British Aircraft Carrier Set to Miss Flight Trials Off US Coast Over Malfunction

By Chris Summers
Chris Summers
Chris Summers
Chris Summers is a UK-based journalist covering a wide range of national stories, with a particular interest in crime, policing and the law.
August 30, 2022 Updated: August 30, 2022

The aircraft carrier HMS Prince of Wales could miss crucial flight trials with F-35B Lightning jets off the American coast after it suffered a problem with a propeller shaft.

The £3 billion carrier, which was commissioned in 2019, set sail from Portsmouth on Saturday amid great fanfare but had barely reached the open sea before it had to turn back because of an “emerging mechanical issue.”

It has now been confirmed by the Royal Navy that the starboard propeller shaft has malfunctioned.

The carrier has now limped back into the Solent, pulled by tugs, and is moored in Stokes Bay off Gosport while a detailed assessment is carried out by Navy divers.

The 65,000-tonne vessel, a NATO flagship, had been due to undertake the Westlant 22 joint training exercises with the U.S. Navy, U.S. Marine Corps, and Royal Canadian Navy off the American coast in September.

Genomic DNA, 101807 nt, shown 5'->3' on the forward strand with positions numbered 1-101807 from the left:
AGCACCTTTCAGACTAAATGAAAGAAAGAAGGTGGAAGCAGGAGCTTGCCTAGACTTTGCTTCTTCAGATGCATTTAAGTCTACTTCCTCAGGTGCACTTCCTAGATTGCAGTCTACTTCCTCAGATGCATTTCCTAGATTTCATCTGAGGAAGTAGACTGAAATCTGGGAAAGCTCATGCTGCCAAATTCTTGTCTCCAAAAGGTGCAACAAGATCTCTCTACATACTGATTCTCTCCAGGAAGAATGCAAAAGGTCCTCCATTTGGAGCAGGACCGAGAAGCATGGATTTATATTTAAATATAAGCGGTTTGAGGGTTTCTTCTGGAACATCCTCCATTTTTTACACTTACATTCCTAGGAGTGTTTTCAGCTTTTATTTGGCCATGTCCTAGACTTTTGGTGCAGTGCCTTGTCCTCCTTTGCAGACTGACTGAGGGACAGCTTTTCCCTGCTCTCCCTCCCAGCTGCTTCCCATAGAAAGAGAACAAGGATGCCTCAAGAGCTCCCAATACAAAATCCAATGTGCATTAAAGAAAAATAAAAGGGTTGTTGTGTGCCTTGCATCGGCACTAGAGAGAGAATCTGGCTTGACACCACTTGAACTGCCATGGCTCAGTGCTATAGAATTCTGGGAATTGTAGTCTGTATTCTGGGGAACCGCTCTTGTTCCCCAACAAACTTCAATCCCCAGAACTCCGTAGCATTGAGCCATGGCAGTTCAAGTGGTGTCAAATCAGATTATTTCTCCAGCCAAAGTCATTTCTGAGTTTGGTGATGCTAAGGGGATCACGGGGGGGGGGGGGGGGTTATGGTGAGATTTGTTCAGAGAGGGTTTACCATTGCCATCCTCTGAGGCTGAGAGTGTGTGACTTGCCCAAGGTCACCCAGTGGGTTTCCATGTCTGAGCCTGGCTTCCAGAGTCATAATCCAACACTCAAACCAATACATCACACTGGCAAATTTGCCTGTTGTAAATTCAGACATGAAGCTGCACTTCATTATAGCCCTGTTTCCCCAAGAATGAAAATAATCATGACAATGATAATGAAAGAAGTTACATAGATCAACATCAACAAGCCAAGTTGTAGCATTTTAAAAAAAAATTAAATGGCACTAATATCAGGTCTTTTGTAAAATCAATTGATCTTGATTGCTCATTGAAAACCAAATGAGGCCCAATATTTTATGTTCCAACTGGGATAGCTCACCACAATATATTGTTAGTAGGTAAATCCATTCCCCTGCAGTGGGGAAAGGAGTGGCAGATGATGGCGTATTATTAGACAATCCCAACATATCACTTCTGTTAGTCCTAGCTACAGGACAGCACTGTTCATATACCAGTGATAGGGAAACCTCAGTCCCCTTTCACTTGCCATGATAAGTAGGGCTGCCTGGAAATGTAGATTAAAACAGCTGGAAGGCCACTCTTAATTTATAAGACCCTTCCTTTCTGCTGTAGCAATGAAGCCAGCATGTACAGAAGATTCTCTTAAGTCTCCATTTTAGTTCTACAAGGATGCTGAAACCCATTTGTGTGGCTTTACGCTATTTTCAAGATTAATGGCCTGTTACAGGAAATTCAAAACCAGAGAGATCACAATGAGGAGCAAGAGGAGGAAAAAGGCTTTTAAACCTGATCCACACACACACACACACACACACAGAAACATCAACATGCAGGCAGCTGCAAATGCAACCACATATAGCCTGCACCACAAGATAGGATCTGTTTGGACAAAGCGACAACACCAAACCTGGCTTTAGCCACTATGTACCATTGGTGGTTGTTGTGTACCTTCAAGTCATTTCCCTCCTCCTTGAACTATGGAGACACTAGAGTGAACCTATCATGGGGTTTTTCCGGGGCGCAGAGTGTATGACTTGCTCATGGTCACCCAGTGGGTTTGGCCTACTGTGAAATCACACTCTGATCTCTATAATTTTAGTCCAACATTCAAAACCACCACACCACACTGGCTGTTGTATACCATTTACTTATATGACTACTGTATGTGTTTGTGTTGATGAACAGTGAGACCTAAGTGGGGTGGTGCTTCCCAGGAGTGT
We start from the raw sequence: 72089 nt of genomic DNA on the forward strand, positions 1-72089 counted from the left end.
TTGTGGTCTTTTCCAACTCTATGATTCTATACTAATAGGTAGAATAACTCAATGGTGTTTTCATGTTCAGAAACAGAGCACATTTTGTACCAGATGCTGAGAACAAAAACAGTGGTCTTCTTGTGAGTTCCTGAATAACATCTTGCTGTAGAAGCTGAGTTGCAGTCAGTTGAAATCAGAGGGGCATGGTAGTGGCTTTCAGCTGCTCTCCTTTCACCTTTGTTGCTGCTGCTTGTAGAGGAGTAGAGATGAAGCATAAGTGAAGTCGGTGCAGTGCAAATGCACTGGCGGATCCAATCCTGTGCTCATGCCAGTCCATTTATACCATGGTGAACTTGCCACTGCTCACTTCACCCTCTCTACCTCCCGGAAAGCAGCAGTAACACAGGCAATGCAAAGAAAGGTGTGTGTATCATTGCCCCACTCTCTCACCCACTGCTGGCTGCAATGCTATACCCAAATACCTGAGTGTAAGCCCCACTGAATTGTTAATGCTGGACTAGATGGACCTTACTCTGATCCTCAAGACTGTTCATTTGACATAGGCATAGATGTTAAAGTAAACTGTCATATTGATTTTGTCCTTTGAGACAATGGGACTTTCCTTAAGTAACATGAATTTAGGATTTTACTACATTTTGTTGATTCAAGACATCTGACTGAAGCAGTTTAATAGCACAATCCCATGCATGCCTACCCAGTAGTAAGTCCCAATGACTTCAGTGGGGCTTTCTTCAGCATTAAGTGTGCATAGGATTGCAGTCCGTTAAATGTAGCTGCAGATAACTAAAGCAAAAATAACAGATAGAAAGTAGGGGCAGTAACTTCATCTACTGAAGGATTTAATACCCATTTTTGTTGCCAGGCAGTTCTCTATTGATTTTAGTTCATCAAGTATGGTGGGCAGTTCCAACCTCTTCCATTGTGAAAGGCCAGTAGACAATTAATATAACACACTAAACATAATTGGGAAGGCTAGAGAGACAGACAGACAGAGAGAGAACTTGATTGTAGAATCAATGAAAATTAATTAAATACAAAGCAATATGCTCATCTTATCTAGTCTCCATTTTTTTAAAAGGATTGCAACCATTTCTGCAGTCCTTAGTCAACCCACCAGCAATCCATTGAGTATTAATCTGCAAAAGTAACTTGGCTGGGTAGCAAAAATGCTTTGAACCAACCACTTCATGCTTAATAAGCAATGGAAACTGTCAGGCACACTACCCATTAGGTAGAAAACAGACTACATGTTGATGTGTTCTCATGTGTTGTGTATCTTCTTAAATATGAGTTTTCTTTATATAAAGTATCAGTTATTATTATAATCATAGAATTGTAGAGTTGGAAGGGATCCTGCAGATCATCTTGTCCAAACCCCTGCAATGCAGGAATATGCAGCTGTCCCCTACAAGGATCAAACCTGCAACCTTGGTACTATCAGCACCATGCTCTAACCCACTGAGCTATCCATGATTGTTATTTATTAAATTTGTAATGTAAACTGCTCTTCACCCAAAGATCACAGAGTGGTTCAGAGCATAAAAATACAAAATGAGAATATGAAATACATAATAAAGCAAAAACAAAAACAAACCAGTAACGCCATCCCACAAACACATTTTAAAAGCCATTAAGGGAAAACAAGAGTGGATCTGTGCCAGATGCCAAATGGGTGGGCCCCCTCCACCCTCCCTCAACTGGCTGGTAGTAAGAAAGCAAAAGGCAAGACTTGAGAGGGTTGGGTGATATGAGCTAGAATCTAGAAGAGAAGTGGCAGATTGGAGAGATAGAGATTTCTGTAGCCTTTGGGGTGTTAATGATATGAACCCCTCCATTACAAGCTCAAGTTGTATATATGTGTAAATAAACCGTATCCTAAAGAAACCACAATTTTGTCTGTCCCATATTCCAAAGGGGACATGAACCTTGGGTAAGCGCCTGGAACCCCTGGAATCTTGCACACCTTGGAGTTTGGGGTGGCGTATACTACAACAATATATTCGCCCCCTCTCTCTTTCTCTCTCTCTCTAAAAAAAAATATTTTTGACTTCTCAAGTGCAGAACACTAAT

The exercise would have given the carrier’s pilots the chance to test out taking off and landing F-35B Lightning jets on the ship.

The Prince of Wales spent less than 90 days at sea in its first two years after being plagued by leaks, which flooded the engine room and damaged electrical systems. Its sister ship, the HMS Queen Elizabeth, has also been plagued with teething problems since its launch in 2017.

Rear Adm. Steve Moorhouse said in a video statement posted on the Navy’s Twitter account, “I’ve been to the ship today to see for myself what the issue is and how we in the Royal Navy can work together to make sure the ship can successfully return to her tasking.”

‘Repairs … May Impact the Ship’s Programme’

He added: “After the initial assessment, it’s likely that the fault will require repairs which may impact the ship’s programme.”

Moorhouse said they hoped to resolve the issue as soon as possible and added, “Rest assured, the Royal Navy continues to meet its commitments to deliver operations and to keep the UK, our partners and allies safe.”

If the malfunction cannot be fixed at sea the carrier will have to sail up to Rosyth in Scotland, where she was built, for repairs in dry dock. That would put her out of action for several months.

The Royal Navy had no aircraft carriers, for the first time since 1918, between 2014 and 2017.

HMS Ark Royal was decommissioned in 2011 and HMS Illustrious followed in 2014, three years before HMS Queen Elizabeth came into service.

PA Media contributed to this report.

Chris Summers is a UK-based journalist covering a wide range of national stories, with a particular interest in crime, policing and the law.